Red squirrels are being released into a new woodland home as part of a groundbreaking project to extend the native species’ range in the north of Scotland.

Around 20 red squirrels are being relocated from thriving populations in Inverness-shire and Moray, to a new site in the Ledmore and Migdale Woods in Sutherland.

The native species was present in the area until around 20 years ago, but the woods have become isolated, leaving the animals unable to return unaided as they travel between trees and avoid crossing large open spaces.

Conservation charity Trees for Life has joined up with Woodland Trust Scotland, which owns the woods, to return the red squirrels to an area near the village of Spinningdale on the shore of Dornoch Firth.

The relocation is the latest phase of Trees for Life’s red squirrel reintroduction project across the Scottish Highlands, and the first time it has ventured into Sutherland. Critically, the region is free from grey squirrels.

grey squirrel

The first animals were released this week, with the others to follow later this month and in November.

The charity says “urgent action” is needed to secure the long-term future of the increasingly rare red squirrel in the UK. It estimates there may be as few as 138,000 left, including some 120,000 in Scotland.

Their numbers have fallen largely due to reduction of their forest homes to isolated fragments and the spread of the non-native grey squirrel.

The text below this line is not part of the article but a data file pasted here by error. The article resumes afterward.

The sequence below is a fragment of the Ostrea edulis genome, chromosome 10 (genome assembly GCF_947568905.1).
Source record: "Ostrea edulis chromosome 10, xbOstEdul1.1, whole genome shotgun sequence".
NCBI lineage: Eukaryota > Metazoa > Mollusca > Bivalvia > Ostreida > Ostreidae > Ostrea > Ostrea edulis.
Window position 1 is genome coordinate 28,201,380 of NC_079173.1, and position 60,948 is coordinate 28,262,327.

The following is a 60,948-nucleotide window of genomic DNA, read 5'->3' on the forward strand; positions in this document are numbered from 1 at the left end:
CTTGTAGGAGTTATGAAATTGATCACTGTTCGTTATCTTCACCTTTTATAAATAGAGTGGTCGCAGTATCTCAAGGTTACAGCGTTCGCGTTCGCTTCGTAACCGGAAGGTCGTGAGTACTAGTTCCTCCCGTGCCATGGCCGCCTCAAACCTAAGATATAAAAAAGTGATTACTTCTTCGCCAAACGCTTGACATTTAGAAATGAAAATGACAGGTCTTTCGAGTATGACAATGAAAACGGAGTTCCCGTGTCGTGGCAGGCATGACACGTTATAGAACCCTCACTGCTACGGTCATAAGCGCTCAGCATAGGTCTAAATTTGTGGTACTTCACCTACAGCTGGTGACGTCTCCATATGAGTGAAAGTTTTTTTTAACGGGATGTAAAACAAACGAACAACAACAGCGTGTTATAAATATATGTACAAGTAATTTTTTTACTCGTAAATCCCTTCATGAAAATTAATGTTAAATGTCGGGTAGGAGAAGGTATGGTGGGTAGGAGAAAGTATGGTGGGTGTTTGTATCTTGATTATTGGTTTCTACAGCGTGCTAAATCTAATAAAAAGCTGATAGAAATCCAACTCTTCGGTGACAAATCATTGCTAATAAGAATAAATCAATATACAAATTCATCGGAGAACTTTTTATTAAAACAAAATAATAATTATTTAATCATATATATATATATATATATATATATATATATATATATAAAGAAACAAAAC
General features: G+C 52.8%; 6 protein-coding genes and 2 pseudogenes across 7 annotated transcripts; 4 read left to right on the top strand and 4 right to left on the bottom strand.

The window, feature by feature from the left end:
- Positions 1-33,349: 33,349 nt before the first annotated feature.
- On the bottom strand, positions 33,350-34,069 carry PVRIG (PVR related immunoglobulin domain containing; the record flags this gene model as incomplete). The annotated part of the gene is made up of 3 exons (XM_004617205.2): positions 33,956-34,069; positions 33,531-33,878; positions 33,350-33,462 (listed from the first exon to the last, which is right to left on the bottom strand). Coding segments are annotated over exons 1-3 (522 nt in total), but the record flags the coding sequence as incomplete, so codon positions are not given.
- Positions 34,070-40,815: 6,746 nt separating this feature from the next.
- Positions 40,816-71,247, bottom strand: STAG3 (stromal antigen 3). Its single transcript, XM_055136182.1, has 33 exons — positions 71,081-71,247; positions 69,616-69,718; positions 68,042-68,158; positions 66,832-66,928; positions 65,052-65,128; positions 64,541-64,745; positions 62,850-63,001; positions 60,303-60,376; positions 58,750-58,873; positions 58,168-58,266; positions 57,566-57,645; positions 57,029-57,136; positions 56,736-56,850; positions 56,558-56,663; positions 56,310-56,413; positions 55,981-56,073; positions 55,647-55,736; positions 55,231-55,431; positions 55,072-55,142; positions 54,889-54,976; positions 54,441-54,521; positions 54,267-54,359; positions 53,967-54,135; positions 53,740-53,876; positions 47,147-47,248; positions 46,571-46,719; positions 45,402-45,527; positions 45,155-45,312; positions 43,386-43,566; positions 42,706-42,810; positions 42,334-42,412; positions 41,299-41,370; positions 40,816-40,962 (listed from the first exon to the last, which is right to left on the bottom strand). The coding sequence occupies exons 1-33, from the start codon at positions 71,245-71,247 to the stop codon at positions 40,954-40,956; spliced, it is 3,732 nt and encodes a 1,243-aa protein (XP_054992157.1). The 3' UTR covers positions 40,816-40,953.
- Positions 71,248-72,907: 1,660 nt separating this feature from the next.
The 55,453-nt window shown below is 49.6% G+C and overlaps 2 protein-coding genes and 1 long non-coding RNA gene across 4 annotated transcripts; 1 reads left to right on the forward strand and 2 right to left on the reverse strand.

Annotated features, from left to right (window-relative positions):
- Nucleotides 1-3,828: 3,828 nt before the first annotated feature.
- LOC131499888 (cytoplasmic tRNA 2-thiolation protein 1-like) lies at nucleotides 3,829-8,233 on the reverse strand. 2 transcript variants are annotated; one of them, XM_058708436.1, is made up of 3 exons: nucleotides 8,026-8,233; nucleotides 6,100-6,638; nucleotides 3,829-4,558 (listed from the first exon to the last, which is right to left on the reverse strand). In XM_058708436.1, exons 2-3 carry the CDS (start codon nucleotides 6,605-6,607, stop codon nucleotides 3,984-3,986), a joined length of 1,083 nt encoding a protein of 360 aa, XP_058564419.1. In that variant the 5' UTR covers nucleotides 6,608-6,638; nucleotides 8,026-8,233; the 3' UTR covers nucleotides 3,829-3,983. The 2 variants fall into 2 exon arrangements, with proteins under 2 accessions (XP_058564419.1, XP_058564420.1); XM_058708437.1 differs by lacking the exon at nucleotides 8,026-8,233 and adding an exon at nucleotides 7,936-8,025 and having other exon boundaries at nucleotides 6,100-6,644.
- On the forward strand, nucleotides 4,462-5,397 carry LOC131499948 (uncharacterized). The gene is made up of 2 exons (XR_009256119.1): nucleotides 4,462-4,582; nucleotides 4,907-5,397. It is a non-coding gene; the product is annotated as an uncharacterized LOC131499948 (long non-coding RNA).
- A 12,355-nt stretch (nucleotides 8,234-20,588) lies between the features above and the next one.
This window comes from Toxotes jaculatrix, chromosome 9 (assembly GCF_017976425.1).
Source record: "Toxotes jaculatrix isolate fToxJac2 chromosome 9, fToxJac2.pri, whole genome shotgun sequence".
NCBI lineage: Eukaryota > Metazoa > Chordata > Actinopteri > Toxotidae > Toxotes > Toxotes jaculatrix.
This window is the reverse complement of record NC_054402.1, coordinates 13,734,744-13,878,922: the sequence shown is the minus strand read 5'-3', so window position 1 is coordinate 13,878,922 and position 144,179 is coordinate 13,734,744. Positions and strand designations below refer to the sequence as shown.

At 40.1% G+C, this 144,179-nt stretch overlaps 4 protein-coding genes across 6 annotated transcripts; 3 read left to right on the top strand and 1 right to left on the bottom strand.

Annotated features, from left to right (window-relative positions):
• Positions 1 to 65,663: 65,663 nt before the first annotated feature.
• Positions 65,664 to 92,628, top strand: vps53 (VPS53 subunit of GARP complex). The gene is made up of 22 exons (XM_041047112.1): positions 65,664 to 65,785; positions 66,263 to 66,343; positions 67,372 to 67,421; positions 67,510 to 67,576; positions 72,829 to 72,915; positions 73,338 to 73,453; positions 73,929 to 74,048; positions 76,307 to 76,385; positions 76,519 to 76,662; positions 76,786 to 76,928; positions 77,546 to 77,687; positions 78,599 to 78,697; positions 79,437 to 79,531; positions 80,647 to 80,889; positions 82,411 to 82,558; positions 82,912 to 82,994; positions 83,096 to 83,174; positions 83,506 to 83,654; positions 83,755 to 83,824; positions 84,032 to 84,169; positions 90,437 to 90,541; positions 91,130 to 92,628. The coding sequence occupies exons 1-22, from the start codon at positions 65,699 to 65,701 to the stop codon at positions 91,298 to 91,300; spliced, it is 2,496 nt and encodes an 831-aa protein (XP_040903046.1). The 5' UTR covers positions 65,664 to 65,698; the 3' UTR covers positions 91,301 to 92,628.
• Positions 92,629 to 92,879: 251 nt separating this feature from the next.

Greys, which were first introduced to Britain from North America in the 19th century, out-compete red squirrels for resources, and can also carry squirrel pox, a virus that doesn’t harm them but is deadly to reds.

Recent research suggests the decline of the iconic native species can be halted, however, with the animals holding on in many parts of Scotland and increasing their range in some areas, including the North East, around Aberdeen, where they have returned for the first time in decades.

Because reds naturally avoid crossing large open spaces, they have struggled to return to now-fragmented woodlands and so remain missing from many suitable Highland woods.

red squirrel

Red Squirrel image credit to Herald Scotland online

New red squirrel populations already established by Trees for Life, following the charity’s reintroduction of 140 animals across several Highland locations between 2016 and 2018, have been successfully breeding and spreading into wider areas.

Animal welfare is paramount during the reintroductions. The squirrels are transported in hay-lined nest boxes that are fixed to trees at the release sites, with grass-filled exit holes allowing the squirrels to leave when ready.
Food is provided for several months as the squirrels get used to their new habitat. Annual monitoring involves observations of feeding signs, drey surveys and sightings records.

Trees for Life is dedicated to rewilding the Scottish Highlands. So far its volunteers have established nearly two million native trees at 44 sites across the Highlands, encouraging wildlife to flourish and helping communities to thrive.

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